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Old 2013-10-14, 10:08   #1
Flatlander
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What's the best way of getting a bitcoin or three totally anonymously.

I'll pretend I know how it all works.

Thanks
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Old 2013-10-14, 12:46   #2
LaurV
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Freelancing. Many people are in need of (for example) software developers for simple things, and pay bitcoins. You deliver a demo, take the coin, deliver the sources. It can be anonymously up to tracing the email address, which is easy to hide deep, with anon proxies and public mail servers.

Easiest way is to buy that coin, but that is not anonymously, once you pay real money for it, you are traceable.

Mining it can be totally anonymously (unless you convert that coin for real goods or real money), but that is the hardest way, especially if you don't have hardware (asics, gpu's).

Asking a friend to help is another way, which would be as anonymously as that friend will not disclose it.
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Old 2013-11-21, 06:39   #3
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Bitcoin meet political campaign finances: http://www.npr.org/blogs/itsallpolit...r-transparency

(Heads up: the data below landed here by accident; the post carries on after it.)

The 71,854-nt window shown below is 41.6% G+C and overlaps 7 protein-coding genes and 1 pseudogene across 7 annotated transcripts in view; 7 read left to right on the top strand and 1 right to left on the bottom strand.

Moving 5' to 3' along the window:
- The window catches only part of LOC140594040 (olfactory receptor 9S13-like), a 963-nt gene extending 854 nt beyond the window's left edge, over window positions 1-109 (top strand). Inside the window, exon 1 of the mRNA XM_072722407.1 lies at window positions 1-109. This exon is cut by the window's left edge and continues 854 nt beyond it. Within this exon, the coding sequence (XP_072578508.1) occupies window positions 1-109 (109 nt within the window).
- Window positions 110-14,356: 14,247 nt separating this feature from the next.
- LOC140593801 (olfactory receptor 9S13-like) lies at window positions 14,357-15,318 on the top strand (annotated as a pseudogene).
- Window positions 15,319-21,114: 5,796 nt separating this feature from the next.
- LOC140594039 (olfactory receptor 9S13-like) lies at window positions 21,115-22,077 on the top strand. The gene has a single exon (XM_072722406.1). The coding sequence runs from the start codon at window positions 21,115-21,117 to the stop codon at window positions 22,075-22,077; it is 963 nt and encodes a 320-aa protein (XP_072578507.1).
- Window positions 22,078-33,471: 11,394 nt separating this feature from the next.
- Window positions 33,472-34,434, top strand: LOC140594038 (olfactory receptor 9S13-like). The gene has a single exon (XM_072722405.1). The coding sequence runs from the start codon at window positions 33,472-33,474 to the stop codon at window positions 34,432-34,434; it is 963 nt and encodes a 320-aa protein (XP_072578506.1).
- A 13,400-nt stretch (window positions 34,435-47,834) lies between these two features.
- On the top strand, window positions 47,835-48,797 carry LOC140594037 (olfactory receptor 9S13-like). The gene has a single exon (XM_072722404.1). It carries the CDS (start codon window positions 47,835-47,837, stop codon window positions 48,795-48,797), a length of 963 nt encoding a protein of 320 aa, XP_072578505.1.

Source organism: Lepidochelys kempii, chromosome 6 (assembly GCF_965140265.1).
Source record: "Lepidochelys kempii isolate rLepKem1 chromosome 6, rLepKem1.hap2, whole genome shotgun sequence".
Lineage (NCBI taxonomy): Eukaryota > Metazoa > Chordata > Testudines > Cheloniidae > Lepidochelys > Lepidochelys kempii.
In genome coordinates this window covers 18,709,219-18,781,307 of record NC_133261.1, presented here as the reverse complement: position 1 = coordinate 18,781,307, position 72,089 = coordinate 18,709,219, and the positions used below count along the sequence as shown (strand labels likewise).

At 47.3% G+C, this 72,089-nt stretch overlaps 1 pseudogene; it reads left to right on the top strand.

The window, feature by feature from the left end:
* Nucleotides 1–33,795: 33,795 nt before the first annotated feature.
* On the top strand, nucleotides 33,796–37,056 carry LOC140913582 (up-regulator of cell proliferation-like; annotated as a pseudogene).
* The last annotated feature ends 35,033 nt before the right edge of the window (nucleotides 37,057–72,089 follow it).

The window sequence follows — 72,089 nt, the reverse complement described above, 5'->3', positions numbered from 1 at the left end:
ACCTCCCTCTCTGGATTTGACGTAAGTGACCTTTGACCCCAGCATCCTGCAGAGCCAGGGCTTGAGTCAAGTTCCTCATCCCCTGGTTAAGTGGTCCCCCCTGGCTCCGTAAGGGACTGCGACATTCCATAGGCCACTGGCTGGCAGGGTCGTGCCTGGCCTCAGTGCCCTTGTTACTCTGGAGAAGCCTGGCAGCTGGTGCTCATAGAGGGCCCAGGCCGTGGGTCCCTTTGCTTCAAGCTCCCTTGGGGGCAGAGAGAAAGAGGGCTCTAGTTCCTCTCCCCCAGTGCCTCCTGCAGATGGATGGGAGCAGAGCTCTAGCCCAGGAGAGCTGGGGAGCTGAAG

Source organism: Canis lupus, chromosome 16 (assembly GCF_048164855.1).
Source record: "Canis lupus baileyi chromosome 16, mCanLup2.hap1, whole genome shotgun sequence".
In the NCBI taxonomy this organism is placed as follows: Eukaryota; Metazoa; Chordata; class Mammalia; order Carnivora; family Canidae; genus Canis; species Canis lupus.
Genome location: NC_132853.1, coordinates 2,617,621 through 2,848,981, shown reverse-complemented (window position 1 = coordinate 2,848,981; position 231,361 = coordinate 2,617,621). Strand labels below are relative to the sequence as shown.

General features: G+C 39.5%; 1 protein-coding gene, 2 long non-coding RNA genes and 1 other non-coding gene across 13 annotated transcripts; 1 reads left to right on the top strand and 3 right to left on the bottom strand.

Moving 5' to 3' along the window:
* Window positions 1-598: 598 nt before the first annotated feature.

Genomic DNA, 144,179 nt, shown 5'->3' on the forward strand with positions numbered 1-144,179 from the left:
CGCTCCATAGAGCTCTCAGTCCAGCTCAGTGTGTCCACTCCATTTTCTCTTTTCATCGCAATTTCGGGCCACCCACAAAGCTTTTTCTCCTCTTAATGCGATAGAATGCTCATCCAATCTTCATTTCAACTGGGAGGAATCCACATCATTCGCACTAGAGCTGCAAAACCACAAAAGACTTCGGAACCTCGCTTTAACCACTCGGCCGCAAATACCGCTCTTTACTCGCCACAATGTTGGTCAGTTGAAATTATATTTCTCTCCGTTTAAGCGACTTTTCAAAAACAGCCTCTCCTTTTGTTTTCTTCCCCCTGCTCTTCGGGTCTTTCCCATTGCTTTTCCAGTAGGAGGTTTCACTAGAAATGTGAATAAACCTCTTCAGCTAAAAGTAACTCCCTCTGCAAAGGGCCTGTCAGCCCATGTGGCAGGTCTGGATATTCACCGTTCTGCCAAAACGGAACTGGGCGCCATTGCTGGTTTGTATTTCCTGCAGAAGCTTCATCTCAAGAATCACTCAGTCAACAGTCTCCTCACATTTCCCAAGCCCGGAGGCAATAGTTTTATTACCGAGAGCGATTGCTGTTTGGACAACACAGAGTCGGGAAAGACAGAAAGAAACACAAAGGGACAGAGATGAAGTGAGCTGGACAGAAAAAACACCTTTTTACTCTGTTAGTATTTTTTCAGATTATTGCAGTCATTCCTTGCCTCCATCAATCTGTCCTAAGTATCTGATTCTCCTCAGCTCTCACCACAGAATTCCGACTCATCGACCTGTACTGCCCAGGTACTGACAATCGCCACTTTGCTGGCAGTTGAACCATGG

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Old 2013-11-23, 22:52   #4
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Too bad we never thought about adding a concurrency component to the GIMPS platform. There might be a way to force to force the FFT algorithm to generate interesting digests to drive a cryptocurrency. We could have discovered M120 by now handing out Mersenne Coins .

I'd hate to know how much computer resources have been squandered finding SHA1 and scrypt hashes for the bitcoin and litecoin networks.

Last fiddled with by E_tron on 2013-11-23 at 22:53
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Old 2013-11-23, 23:23   #5
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$22 Bitcoin investment brings Norwegian man fortune

Who cares? If you bought or mined Bitcoins early, you are a nigh-on millionaire if you have access to the wallet. Nowadays, people will mine other alternate cryptocurrencies and trade them for Bitcoins - which in some cases actually provides a BETTER return than mining straight Bitcoins.

Bitcoincharts

From a calculation point of view...